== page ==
The Rectus Abdominus is a long, flat muscle which makes its way down the entire front of the abdomen and is separated down the middle by a fibrous structure called the Linea Alba (Lin-EE-ya Al-buh)–which, having had three children, is to thank for allowing my abs to STRETTTTTCH to an enormous size without me ripping in half (as I thought I might). Each section is then separated into three unequal sections (though, on some bellies, they sure look equal to me!) by cartilage attached to the fifth, sixth, and seventh ribs. Not too complicated, eh?!

To get these muscles, one must do several things–also not too complicated–unless you’re unwilling to give up a few things and start working hard. The first is to NOT drink a six-pack of soda. As a matter of fact, do quite the opposite. Take all the soda in your house, hoist it over your head, and throw it as far as you possibly can! Not only is this flexing the lumbar spine which works the abdominal muscles, it is also getting rid of a HUGE contributing factor to weight gain and pot bellies!

Without getting too in depth with nutrition (which I hope to do in later posts) just remember that a diet low in simple & refined sugars/carbs, and high in nutrient dense foods like whole grains, fruits and vegetables, etc. will get you much closer to having the chiseled abs that your gymnast [probably] has!

“But my gymnast LOVES sugar and eats all that stuff and she still has a six-pack!” Well, to you, my friend, I want to remind you that A–s/he is working out several hours a day, B–s/he is much younger than you, and C–have you seen the type of stuff they do?!

Gymnasts do innumerable exercises for core (aka mid-section) strength like crunches, sit ups, leg lifts, V-snaps, pull-overs, glide-swings, press-handstands, handstand holds, push-ups, etc. Just about everything your gymnast does in the gym is a workout for his/her ab–the rectus abdominus, the transverse abdominus, and internal & external abdominal obliques.

Getting a six-pack is pretty dang hard—but EARNING one isn’t all that tough. You just have to put in the work. We’ve got another goal for you, as a gymnastics parent: Work on your abs this year!

We’d love to see pictures of tough parent/child abs! We’ll post them if you’ve got them! Good luck and let us know how you feel while you work on it! And remember, when it comes to abs, a six-pack is worth much more than a keg!

Meet Season Good To Knows

The answers to your basic gymnastics competition questions . . . can you skip a level? When do you start competing? What event do you go to next? How are judges certified? And more! | Gym Gab Blog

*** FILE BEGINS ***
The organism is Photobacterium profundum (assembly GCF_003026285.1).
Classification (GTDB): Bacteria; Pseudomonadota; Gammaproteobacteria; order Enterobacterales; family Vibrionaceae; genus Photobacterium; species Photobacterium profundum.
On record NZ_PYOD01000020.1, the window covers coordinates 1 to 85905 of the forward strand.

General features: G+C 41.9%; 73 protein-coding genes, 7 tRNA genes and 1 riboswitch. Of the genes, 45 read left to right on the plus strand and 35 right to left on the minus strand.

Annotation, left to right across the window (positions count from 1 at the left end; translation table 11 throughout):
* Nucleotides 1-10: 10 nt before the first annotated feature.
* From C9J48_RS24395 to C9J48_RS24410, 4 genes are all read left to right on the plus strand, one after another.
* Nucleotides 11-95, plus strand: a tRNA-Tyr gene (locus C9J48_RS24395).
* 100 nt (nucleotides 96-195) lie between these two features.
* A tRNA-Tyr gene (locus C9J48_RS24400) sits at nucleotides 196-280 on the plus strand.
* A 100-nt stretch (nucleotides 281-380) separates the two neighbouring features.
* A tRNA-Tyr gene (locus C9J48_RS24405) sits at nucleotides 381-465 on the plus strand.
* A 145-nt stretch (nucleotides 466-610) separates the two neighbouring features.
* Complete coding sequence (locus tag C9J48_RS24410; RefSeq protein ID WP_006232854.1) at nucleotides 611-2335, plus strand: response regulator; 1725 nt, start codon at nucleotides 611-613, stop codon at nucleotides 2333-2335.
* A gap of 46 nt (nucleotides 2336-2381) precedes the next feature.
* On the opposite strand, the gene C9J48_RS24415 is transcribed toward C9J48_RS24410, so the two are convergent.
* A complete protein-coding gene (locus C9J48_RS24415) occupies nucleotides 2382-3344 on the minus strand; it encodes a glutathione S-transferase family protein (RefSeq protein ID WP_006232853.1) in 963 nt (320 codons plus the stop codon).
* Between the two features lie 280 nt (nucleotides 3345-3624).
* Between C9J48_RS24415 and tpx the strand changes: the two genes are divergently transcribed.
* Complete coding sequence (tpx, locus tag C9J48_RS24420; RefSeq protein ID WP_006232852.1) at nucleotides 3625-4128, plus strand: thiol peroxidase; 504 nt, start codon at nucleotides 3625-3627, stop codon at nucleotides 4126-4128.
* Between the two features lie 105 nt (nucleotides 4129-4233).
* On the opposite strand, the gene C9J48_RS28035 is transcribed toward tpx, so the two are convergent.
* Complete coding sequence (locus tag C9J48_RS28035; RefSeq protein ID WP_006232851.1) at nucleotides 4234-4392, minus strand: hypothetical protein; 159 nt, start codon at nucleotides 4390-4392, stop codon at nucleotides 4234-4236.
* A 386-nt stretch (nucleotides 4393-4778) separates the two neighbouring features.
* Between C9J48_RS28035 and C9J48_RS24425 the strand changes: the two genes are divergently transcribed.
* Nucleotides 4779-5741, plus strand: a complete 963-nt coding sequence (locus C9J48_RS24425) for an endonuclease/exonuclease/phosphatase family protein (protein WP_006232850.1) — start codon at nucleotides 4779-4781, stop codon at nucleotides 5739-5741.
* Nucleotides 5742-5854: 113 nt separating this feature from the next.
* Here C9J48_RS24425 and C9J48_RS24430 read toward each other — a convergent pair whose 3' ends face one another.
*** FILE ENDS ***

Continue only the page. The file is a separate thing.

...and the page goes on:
It’s time for some Junior Olympic Meet Season Facts! Here are simple answers to common questions we heard in the stands this year. Please note that our answers apply to the Women’s JO levels 1-10. Although some information may apply to the Xcel program as well, we will provide more detailed information for that program in the future. 


Although it is not required to compete levels 1, 2, and 3, as they are considered developmental levels, more states are now holding competitions for these beginning levels. USAG Levels 4 & 5 make up the required compulsory levels. Levels 6 – 10 are considered Optional levels due to the nature of their routine structure. Each level is given a required skill set or difficulty level, but Optional routines are not pre-choreographed by USAG. Gymnasts usually compete in levels 4-10 before they reach either an Elite or Collegiate level. Some athletes choose to forgo these levels and compete exclusively within the TOP’s or HOPES programs.  (The USAG Junior Olympic levels were altered Fall of 2013 – see our post for more information). 


The Judges at meets aren’t just random gymnastics fans who were asked to come watch each event. No, quite the contrary. According to the National Association of Women’s Gymnastics Judges (NAWGJ), in order to officiate/judge a gymnastics meet, each individual in their navy blue and white uniformed outfits are required to take a series of tests (a written exam for compulsory levels and a written plus practical film exam for higher levels). They must also maintain rankings of each judgeship for at least a year before testing for the next level higher, along with becoming members of the NAWGJ, the USAG, and successfully passing their safety certifications (ie. CPR, Fire Safety, etc.).

5 Things you Probably Didn’t Know About Gymnastics Judges


Optional level (6-10) competition season is fairly unified across the nation. It begins around the first of the year and runs through Spring (State in March, Regionals in April & Nationals in May). Because compulsory levels do not compete at Regional or National qualifying competitions, level 1-5 competition seasons are more varied. Most states choose to hold Fall compulsory competitions seasons, while others compete in Winter or Spring. Some states even host multiple seasons within the same year. Most gymnastics clubs will have a few pre- season meets called intrasquads that are held within the club and often judged by certified judges who help the gymnasts and coaches see and understand where start values (we’ll touch on what that means later) and scores might expect to be given going into the season. These intrasquad scores do not count on a state or national level.